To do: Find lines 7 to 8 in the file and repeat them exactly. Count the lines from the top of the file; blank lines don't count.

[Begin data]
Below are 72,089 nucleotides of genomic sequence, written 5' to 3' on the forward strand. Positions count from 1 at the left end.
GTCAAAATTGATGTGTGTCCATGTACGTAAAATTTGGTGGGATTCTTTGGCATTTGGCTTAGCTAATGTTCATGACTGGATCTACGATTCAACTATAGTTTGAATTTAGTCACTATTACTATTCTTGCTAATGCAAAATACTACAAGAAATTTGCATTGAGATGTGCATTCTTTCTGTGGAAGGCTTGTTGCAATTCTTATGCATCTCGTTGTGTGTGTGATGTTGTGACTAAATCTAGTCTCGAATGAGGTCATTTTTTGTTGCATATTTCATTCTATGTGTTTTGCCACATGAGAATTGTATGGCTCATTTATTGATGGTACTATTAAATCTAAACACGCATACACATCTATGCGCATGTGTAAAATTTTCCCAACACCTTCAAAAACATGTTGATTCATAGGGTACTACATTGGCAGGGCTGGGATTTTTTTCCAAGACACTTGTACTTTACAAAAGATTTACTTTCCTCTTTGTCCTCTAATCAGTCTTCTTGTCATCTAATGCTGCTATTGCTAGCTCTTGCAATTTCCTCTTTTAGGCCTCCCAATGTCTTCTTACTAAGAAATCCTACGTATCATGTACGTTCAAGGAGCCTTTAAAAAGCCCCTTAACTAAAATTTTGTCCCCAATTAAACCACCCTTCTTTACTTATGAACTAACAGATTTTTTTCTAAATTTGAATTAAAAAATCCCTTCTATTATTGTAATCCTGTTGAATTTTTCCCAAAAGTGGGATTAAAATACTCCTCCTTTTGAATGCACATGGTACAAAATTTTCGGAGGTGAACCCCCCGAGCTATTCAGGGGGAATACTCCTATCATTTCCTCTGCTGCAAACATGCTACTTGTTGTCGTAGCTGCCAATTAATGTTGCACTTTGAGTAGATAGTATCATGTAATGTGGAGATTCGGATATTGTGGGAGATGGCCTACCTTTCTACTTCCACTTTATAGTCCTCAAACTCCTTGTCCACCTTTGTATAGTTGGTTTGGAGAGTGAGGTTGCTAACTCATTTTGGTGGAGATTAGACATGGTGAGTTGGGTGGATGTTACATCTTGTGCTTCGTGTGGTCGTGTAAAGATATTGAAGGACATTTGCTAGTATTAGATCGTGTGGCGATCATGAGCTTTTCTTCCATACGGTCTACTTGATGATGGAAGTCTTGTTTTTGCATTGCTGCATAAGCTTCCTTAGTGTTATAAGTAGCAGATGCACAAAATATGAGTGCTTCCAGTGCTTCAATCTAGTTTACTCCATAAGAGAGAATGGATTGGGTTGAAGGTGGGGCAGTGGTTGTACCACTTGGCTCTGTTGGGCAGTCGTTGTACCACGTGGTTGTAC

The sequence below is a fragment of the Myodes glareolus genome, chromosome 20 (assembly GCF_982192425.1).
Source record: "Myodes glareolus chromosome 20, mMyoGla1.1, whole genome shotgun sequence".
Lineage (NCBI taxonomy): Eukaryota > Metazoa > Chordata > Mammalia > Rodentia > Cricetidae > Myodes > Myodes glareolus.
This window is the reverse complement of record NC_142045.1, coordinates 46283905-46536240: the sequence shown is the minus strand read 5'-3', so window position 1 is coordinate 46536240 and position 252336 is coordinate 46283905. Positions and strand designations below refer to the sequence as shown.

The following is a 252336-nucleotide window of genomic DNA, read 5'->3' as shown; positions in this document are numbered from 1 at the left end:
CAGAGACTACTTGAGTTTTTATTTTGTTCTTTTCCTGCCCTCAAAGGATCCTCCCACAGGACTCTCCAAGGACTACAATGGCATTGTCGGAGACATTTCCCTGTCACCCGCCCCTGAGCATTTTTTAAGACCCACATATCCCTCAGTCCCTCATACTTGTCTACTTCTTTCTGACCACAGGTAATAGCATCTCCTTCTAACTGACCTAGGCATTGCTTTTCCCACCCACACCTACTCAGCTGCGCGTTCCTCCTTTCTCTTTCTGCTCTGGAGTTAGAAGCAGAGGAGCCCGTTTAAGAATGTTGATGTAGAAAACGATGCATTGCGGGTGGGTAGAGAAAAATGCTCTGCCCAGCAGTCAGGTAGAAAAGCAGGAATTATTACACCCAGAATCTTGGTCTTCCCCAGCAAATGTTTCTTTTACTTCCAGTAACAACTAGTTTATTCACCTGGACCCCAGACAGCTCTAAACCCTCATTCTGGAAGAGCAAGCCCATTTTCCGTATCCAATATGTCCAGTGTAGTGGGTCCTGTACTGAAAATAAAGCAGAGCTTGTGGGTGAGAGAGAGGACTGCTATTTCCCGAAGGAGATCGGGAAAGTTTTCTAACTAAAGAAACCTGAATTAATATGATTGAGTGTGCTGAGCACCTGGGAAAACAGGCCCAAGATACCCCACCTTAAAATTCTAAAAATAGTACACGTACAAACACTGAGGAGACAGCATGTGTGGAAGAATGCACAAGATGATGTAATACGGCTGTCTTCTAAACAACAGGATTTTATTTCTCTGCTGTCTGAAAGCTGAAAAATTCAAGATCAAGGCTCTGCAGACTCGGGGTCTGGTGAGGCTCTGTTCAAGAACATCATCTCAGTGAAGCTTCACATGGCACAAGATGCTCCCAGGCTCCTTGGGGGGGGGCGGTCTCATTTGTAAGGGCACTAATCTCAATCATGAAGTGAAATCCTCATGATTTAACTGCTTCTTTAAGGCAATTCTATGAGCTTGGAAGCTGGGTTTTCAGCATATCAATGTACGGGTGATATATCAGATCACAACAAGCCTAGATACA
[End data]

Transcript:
The following is a 252336-nucleotide window of genomic DNA, read 5'->3' as shown; positions in this document are numbered from 1 at the left end:
CAGAGACTACTTGAGTTTTTATTTTGTTCTTTTCCTGCCCTCAAAGGATCCTCCCACAGGACTCTCCAAGGACTACAATGGCATTGTCGGAGACATTTCCCTGTCACCCGCCCCTGAGCATTTTTTAAGACCCACATATCCCTCAGTCCCTCATACTTGTCTACTTCTTTCTGACCACAGGTAATAGCATCTCCTTCTAACTGACCTAGGCATTGCTTTTCCCACCCACACCTACTCAGCTGCGCGTTCCTCCTTTCTCTTTCTGCTCTGGAGTTAGAAGCAGAGGAGCCCGTTTAAGAATGTTGATGTAGAAAACGATGCATTGCGGGTGGGTAGAGAAAAATGCTCTGCCCAGCAGTCAGGTAGAAAAGCAGGAATTATTACACCCAGAATCTTGGTCTTCCCCAGCAAATGTTTCTTTTACTTCCAGTAACAACTAGTTTATTCACCTGGACCCCAGACAGCTCTAAACCCTCATTCTGGAAGAGCAAGCCCATTTTCCGTATCCAATATGTCCAGTGTAGTGGGTCCTGTACTGAAAATAAAGCAGAGCTTGTGGGTGAGAGAGAGGACTGCTATTTCCCGAAGGAGATCGGGAAAGTTTTCTAACTAAAGAAACCTGAATTAATATGATTGAGTGTGCTGAGCACCTGGGAAAACAGGCCCAAGATACCCCACCTTAAAATTCTAAAAATAGTACACGTACAAACACTGAGGAGACAGCATGTGTGGAAGAATGCACAAGATGATGTAATACGGCTGTCTTCTAAACAACAGGATTTTATTTCTCTGCTGTCTGAAAGCTGAAAAATTCAAGATCAAGGCTCTGCAGACTCGGGGTCTGGTGAGGCTCTGTTCAAGAACATCATCTCAGTGAAGCTTCACATGGCACAAGATGCTCCCAGGCTCCTTGGGGGGGGGCGGTCTCATTTGTAAGGGCACTAATCTCAATCATGAAGTGAAATCCTCATGATTTAACTGCTTCTTTAAGGCAATTCTATGAGCTTGGAAGCTGGGTTTTCAGCATATCAATGTACGGGTGATATATCAGATCACAACAAGCCTAGATACA